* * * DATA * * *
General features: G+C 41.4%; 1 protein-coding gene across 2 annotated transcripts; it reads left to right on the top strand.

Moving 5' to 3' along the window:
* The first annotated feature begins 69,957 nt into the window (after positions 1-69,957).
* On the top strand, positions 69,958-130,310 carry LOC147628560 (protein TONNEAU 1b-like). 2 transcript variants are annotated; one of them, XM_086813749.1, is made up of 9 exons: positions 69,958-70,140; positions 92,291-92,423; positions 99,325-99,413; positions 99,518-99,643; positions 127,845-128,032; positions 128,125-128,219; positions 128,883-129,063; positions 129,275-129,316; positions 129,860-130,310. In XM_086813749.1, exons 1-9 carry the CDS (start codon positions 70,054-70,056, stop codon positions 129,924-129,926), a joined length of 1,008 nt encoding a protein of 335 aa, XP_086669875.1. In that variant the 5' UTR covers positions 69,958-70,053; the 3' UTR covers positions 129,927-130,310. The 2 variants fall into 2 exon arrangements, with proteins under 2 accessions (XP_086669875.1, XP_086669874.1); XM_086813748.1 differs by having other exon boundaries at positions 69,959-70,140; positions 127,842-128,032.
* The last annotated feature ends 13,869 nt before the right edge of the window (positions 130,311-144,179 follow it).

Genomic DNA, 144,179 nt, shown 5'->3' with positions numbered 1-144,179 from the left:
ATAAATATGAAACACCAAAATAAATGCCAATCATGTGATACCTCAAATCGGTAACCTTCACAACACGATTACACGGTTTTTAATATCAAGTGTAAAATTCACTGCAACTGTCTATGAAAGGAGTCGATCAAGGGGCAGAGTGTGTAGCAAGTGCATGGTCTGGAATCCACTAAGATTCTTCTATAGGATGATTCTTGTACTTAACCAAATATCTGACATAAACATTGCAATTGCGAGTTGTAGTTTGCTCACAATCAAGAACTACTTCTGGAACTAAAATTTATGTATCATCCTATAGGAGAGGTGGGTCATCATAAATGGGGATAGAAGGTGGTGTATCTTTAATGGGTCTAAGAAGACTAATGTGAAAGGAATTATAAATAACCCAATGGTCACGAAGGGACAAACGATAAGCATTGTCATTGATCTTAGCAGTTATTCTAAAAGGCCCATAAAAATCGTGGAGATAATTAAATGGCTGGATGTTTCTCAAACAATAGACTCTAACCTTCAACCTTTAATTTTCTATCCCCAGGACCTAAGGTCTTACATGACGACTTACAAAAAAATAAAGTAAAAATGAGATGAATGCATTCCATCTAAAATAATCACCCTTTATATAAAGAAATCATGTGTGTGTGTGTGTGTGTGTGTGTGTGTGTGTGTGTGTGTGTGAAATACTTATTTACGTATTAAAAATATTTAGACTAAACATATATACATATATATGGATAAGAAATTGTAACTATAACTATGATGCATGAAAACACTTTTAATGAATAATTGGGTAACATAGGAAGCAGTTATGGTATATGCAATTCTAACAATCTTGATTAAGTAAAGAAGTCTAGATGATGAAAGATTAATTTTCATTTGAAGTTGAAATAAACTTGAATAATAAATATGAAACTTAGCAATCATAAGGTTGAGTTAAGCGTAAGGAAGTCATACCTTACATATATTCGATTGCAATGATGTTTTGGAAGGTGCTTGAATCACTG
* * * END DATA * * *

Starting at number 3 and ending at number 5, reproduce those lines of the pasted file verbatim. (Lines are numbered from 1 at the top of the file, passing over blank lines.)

* The first annotated feature begins 69,957 nt into the window (after positions 1-69,957).
* On the top strand, positions 69,958-130,310 carry LOC147628560 (protein TONNEAU 1b-like). 2 transcript variants are annotated; one of them, XM_086813749.1, is made up of 9 exons: positions 69,958-70,140; positions 92,291-92,423; positions 99,325-99,413; positions 99,518-99,643; positions 127,845-128,032; positions 128,125-128,219; positions 128,883-129,063; positions 129,275-129,316; positions 129,860-130,310. In XM_086813749.1, exons 1-9 carry the CDS (start codon positions 70,054-70,056, stop codon positions 129,924-129,926), a joined length of 1,008 nt encoding a protein of 335 aa, XP_086669875.1. In that variant the 5' UTR covers positions 69,958-70,053; the 3' UTR covers positions 129,927-130,310. The 2 variants fall into 2 exon arrangements, with proteins under 2 accessions (XP_086669875.1, XP_086669874.1); XM_086813748.1 differs by having other exon boundaries at positions 69,959-70,140; positions 127,842-128,032.
* The last annotated feature ends 13,869 nt before the right edge of the window (positions 130,311-144,179 follow it).